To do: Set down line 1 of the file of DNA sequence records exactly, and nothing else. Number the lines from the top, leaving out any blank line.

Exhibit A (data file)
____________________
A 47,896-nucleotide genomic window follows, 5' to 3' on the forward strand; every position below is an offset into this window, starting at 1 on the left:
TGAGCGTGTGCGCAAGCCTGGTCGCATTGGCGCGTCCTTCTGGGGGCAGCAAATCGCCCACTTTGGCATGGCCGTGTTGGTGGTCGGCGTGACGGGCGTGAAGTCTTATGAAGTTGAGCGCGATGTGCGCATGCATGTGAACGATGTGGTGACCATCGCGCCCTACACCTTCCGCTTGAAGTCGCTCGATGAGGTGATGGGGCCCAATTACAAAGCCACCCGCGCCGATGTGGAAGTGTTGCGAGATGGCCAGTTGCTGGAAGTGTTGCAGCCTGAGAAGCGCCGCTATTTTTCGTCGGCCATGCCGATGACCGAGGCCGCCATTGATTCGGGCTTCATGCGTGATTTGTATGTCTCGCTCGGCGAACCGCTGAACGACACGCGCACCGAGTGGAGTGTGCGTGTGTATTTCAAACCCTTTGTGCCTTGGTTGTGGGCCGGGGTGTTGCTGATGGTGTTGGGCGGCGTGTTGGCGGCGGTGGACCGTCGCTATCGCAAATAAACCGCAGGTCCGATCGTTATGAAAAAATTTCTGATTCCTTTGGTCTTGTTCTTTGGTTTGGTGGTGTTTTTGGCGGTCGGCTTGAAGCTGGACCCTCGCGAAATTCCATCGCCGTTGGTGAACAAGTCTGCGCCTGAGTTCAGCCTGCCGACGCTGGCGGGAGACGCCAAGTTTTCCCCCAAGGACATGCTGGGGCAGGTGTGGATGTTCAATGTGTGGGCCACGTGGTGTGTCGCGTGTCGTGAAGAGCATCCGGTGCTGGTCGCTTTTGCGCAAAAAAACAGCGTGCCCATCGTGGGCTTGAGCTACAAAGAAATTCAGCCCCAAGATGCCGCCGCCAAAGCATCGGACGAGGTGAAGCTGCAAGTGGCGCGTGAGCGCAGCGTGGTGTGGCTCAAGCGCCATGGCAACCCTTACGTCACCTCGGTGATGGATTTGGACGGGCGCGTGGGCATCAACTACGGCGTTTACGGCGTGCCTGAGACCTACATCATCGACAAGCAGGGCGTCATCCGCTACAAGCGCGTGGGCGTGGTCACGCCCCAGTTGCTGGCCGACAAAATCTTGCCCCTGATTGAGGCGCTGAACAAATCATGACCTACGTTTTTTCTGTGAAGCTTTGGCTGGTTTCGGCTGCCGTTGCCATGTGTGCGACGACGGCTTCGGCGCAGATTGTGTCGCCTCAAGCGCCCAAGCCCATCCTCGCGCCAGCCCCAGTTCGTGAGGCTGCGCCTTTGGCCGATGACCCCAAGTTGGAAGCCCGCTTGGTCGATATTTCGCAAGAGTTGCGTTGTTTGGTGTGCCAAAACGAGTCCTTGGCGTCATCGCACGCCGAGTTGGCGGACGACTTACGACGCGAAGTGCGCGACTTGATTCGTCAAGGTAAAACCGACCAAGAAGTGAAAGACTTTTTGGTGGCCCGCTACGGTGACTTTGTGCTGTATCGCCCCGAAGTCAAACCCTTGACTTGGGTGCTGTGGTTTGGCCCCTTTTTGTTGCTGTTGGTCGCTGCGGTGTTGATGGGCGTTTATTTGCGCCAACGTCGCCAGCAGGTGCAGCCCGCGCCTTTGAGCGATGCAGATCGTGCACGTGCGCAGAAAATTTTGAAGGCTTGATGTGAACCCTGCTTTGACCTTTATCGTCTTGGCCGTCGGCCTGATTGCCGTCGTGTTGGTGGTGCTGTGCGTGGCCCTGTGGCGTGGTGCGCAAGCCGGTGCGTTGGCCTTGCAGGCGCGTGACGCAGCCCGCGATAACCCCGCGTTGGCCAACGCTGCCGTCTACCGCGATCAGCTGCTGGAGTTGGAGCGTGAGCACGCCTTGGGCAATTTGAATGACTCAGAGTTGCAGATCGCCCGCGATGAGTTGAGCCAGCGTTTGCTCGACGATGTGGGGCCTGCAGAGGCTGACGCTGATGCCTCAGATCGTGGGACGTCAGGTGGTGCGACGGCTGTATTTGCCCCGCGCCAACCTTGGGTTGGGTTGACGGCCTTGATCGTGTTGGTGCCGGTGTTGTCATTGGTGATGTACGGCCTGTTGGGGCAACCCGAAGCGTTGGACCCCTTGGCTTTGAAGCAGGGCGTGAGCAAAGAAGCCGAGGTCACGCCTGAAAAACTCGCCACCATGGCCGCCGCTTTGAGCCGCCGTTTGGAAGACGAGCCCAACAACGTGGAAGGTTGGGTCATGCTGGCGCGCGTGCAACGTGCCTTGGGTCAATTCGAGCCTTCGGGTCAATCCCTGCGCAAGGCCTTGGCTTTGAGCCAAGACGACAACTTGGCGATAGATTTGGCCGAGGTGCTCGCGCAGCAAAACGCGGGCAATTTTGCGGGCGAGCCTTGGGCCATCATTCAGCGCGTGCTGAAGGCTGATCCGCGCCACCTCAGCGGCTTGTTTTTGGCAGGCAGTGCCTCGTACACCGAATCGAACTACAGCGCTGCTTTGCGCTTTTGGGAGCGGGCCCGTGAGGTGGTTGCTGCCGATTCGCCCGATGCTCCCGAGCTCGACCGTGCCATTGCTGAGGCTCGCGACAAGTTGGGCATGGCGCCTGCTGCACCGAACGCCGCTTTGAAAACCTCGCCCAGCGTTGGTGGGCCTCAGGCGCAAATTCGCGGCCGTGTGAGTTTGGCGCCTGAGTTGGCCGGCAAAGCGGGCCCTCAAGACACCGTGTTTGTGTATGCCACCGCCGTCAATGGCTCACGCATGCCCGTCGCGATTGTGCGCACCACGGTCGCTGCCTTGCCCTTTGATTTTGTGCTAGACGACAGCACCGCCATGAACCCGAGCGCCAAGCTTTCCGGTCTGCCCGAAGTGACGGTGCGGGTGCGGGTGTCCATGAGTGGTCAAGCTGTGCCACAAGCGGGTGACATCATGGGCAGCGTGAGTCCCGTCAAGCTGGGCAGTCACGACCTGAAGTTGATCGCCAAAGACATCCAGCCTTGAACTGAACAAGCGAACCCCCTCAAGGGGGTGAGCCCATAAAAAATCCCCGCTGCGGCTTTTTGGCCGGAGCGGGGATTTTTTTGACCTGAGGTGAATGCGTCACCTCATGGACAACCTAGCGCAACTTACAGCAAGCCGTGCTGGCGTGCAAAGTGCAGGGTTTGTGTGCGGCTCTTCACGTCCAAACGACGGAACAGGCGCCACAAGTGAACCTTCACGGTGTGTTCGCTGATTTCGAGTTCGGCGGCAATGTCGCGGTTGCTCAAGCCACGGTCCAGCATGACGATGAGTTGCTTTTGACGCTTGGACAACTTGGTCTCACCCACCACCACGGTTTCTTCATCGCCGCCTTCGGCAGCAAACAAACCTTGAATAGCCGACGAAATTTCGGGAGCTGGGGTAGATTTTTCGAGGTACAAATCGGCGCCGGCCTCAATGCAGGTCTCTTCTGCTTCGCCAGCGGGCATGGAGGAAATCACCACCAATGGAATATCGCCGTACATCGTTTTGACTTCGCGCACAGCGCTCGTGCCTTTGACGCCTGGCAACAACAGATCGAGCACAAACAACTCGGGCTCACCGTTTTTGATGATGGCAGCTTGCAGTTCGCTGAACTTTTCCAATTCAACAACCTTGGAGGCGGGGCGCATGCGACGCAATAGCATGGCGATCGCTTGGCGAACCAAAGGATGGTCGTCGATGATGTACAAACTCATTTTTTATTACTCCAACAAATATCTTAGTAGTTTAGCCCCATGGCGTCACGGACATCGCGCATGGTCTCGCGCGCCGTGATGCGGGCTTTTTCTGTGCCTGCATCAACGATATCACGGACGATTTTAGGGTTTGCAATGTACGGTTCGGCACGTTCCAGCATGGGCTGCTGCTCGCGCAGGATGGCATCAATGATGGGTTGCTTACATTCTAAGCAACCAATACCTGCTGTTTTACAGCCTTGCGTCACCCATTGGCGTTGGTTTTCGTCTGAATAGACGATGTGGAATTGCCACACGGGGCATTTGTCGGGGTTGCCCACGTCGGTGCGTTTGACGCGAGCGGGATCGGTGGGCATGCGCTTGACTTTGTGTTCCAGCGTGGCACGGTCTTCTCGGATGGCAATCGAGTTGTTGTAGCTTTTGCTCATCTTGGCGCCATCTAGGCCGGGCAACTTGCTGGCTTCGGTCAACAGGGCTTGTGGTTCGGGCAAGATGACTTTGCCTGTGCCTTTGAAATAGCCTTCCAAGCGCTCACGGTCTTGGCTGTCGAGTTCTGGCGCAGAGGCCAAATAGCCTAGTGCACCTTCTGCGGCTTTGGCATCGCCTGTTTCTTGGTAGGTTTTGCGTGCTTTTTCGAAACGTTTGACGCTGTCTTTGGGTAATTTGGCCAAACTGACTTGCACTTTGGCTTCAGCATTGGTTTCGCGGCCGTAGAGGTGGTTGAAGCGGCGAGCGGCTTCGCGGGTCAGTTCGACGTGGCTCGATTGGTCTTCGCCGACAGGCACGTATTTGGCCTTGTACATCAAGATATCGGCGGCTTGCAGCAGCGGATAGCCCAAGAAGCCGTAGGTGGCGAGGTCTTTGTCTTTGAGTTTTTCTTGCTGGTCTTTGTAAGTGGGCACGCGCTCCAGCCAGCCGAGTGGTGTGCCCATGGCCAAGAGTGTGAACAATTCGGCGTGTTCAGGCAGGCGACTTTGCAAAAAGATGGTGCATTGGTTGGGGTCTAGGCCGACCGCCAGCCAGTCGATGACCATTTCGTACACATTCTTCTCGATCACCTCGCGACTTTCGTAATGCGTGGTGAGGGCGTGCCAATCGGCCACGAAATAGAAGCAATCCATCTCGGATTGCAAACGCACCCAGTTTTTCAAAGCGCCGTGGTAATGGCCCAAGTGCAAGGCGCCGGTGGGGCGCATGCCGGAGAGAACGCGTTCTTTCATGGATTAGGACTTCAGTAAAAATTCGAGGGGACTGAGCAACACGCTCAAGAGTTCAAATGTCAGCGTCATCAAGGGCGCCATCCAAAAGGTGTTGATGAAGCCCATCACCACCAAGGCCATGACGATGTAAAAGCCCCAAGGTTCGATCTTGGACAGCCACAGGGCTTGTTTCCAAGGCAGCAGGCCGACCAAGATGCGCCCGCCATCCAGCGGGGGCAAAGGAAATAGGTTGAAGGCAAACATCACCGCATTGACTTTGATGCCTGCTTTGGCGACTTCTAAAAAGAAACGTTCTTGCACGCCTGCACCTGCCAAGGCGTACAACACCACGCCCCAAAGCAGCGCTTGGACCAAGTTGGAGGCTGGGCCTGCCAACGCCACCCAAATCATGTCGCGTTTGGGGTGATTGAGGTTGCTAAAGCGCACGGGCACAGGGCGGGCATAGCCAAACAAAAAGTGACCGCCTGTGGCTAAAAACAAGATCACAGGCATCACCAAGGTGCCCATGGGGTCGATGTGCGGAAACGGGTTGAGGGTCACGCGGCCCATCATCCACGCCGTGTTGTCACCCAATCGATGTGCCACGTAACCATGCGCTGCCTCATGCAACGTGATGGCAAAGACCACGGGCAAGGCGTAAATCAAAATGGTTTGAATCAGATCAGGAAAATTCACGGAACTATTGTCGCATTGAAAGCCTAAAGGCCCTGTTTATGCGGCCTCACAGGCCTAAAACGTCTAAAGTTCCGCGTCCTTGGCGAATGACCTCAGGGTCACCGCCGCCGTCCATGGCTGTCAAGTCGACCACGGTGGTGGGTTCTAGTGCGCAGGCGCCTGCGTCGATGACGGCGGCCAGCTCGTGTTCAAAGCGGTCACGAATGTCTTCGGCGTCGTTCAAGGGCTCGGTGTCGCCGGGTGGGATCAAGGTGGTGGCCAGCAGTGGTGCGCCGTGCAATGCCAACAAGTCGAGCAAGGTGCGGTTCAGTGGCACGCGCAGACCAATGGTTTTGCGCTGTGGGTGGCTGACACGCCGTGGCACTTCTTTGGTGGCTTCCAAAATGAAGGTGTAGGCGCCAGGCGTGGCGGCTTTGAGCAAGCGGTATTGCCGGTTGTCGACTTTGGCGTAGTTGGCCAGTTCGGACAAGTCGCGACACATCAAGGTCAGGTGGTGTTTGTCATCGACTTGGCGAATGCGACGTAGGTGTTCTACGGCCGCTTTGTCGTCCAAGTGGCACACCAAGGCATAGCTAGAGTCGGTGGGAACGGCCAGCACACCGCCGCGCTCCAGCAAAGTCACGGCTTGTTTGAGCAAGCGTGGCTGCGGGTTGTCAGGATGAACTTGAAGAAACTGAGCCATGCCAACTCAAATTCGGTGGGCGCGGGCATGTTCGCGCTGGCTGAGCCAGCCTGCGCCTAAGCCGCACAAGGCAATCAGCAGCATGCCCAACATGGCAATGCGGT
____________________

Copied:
A 47,896-nucleotide genomic window follows, 5' to 3' on the forward strand; every position below is an offset into this window, starting at 1 on the left: